Channel technologies, Channel partners, IT management, MSP

Do Chatbots Have a Place In Today’s Service Desk?

When you are working on a service desk, it can sometimes feel like you are a robot. Responding to the same requests over and over again. Sure, there is the occasional head scratcher throughout the day, but a lot of the day is spent dealing with similar issues over and over again. Even when the issue varies from the standard ticket, the first few troubleshooting steps are very often the same.

In light of these realities, in the past, we have seen voicemail tree systems take the place of a live person to help route calls to the appropriate person. Now technology is moving forward yet again, and employing artificial intelligence in the form of chatbots to be the first line of defense for customers. There are several ways that chatbots are currently being employed by businesses. Specifically for a service desk, a chatbot can really save technicians time and help them become more productive.

Utilizing a chatbot to triage incoming calls might soon be a commonplace strategy for most service desks. Already we are seeing it used by many big name companies, and witnessing other companies put strategies in place to use chatbots as well. According to a Gartner report, by 2019, 40% of enterprises will be actively using chatbots to facilitate business processes using natural-language interactions. Facebook has allowed businesses to implement chatbots into Facebook Messenger, and many others are using other platforms to interact with their customers is a much more natural way.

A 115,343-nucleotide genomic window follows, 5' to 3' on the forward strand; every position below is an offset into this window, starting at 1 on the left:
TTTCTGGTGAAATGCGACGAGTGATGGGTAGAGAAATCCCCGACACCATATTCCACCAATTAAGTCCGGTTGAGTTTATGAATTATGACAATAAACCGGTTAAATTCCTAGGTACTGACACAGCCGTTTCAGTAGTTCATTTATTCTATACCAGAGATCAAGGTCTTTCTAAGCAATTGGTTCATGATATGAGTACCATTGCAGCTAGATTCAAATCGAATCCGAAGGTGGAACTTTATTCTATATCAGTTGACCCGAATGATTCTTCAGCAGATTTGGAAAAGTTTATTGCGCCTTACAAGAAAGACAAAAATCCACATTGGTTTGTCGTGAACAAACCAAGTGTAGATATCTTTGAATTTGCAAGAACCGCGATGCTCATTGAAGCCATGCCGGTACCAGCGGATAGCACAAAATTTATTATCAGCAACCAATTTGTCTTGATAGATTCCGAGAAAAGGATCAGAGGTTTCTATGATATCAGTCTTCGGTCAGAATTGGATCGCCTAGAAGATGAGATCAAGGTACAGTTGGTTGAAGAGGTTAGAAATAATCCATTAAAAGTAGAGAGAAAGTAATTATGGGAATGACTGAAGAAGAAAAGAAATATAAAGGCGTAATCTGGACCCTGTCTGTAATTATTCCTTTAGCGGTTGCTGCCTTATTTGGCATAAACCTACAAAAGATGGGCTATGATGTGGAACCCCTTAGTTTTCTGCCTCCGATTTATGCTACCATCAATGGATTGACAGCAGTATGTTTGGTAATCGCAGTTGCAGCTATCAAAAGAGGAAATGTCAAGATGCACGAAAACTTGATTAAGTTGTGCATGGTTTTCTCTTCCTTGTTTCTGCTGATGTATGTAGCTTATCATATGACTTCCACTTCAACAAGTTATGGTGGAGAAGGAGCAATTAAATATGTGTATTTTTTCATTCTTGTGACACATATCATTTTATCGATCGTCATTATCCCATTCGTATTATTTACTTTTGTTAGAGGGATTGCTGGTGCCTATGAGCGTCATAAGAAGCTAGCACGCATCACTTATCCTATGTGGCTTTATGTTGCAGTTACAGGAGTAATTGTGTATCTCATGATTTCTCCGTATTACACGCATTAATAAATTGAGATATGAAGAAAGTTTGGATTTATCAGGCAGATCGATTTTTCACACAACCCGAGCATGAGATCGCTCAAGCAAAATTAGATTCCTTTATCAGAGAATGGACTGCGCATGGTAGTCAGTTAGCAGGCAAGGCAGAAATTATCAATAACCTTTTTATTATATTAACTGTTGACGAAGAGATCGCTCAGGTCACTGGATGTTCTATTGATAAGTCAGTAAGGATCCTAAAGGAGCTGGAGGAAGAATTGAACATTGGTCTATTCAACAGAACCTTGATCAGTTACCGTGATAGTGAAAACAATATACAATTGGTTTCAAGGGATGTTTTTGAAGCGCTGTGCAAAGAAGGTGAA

Among the recent related moves: Freshworks, a cloud-based business software provider announced the acquisition of Joe Hukum, a platform that enables businesses to build their own chatbots based on logical workflows. It only stands to reason that Freshworks is working on a system to implement chatbots into their platform to help businesses interact with their customers, and help their customers interact with them.

A chatbot can not only help users arrive at the correct technician the first time, much like the voicemail tree was implemented for, but it can also assist them in doing some of the basic first steps in solving the problem, such as rebooting the device, attempting to use a different browser and running virus scans. The main difference between a chatbot and a voicemail tree is that a chatbot is much more interactive and is based on the user's input. Most of the time a user in a voicemail tree won't pay attention to all of the various options, and it's frustrating. With a chatbot, the responses can be tailored to the user and would offer a much better user experience.

While I don't believe a chatbot will be able to replace a high-level technician, at least not yet anyway, they could definitely help get customers to where they need to go and even solve a few issues before they even reach the tech in the first place.